Isoseismal Map for February 9, 1971, San Fernando Earthquake

Map for February 9, 1971, San Fernando Earthquake Instructional Material Complementing FEMA 451, Design
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Earthquake Mechanics 2 - 39

Comparisons of Various Intensity Scales

Comparisons of Various Intensity Scales MMI = Modified Mercalli RF = Rossi-Forel JMA = Japan Meteorological

MMI = Modified Mercalli

RF = Rossi-Forel

JMA

= Japan Meteorological Agency

MSK

=Medvedez-Spoonheur-Karnik

Meteorological Agency MSK =Medvedez-Spoonheur-Karnik Instructional Material Complementing FEMA 451, Design

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Earthquake Mechanics 2 - 41

Isoseismal Map for 1886 Charleston Earthquake Instructional Material Complementing FEMA 451, Design Examples Earthquake

Isoseismal Map

for 1886

Charleston

Earthquake

Isoseismal Map for 1886 Charleston Earthquake Instructional Material Complementing FEMA 451, Design Examples Earthquake

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Earthquake Mechanics 2 - 38

Comparison of Isosiesmal Intensity for Four Earthquakes

Comparison of Isosiesmal Intensity for Four Earthquakes Instructional Material Complementing FEMA 451, Design Examples

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Earthquake Mechanics 2 - 40

Instrumental Seismicity

Magnitude (Richter, 1935) Also called local magnitude

M L = Log [Maxumum Wave Amplitude (in mm/1000)]

Recorded Wood-Anderson seismograph

100 km from epicenter

Recorded Wood-Anderson seismograph 100 km from epicenter Instructional Material Complementing FEMA 451, Design

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Earthquake Mechanics 2 - 42

Magnitude (in general)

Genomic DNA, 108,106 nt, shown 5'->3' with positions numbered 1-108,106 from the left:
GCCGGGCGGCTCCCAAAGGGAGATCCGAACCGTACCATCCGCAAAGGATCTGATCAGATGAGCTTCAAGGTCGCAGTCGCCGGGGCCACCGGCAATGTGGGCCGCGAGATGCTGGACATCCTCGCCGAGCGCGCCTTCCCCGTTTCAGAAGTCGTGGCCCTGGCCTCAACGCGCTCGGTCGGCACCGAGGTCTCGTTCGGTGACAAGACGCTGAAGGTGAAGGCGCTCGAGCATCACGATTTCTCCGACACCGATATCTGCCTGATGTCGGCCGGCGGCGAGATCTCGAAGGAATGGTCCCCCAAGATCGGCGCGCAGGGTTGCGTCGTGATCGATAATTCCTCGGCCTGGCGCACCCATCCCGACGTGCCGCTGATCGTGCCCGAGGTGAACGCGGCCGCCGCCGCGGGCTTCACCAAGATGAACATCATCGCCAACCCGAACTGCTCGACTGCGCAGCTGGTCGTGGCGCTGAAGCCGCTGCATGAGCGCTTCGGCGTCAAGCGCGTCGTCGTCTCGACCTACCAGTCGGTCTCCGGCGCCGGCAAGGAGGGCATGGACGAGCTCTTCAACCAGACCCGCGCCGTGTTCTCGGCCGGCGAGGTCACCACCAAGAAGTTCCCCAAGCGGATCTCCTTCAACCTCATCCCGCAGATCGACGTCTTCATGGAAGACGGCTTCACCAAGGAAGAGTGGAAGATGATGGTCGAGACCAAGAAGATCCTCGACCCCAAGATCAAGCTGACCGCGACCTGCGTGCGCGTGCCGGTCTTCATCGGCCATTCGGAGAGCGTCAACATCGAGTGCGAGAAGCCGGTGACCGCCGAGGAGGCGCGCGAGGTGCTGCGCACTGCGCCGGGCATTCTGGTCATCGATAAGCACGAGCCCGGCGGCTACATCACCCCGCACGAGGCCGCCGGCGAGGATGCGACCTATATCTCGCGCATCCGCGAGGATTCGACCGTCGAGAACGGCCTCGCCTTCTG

M = Log A +f(d,h) +C S + C R

A is wave amplitude

F(d,h) accounts for focal distance and depth

C S and C R , are station and regional corrections

C S and C R , are station and regional corrections Instructional Material Complementing FEMA 451,

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Earthquake Mechanics 2 - 43

Moment Magnitude

Seismic moment = M O = μAD

[Units = force times distance]

Where:

μ = modulus of rigidity A = fault rupture area D = fault dislocation or slip

Moment magnitude = M W = (Log M O -16.05)/1.5

(Units = dyne-cm)

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Earthquake Mechanics 2 - 45

Magnitude

Approximate Relationship Between Magnitude and Intensity

10 9 8 7 6 5 4 3 Richter (Local) MbLg 2 1 0 1
10
9
8
7
6
5
4
3
Richter
(Local)
MbLg
2
1
0
1
2
3
4
5
6
7
8
9
10
11
12

Intensity

ˆ

M =

L

0.67

I 0 +

1

ˆ

0.49

I +

0

1.66

m

bLg

=

I 0 + 1 ˆ 0.49 I + 0 1.66 m bLg = Instructional Material Complementing

Instructional Material Complementing FEMA 451, Design Examples

Earthquake Mechanics 2 - 47

Other Wave-Based Magnitudes

M S Surface-wave magnitude (Rayleigh waves)

m b Body-wave magnitude (P waves)

M B Body-wave magnitude (P and other waves)

m bLg (Higher order Love and Rayleigh waves)

M JMA (Japanese, long period)

and Rayleigh waves) M J M A ( Japanese , long period) Instructional Material Complementing FEMA

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Earthquake Mechanics 2 - 44

Moment Magnitude vs Other Magnitude Scales (Magnitude Saturation)

 
 
Instructional Material Complementing FEMA 451, Design Examples Earthquake Mechanics 2 - 46

Instructional Material Complementing FEMA 451, Design Examples

Earthquake Mechanics 2 - 46

 

Seismic Energy Release

 
 

Log E = 1.5 M S + 11.8

 

1E+28

1E+26

1000 31
1000
31
 

1E+24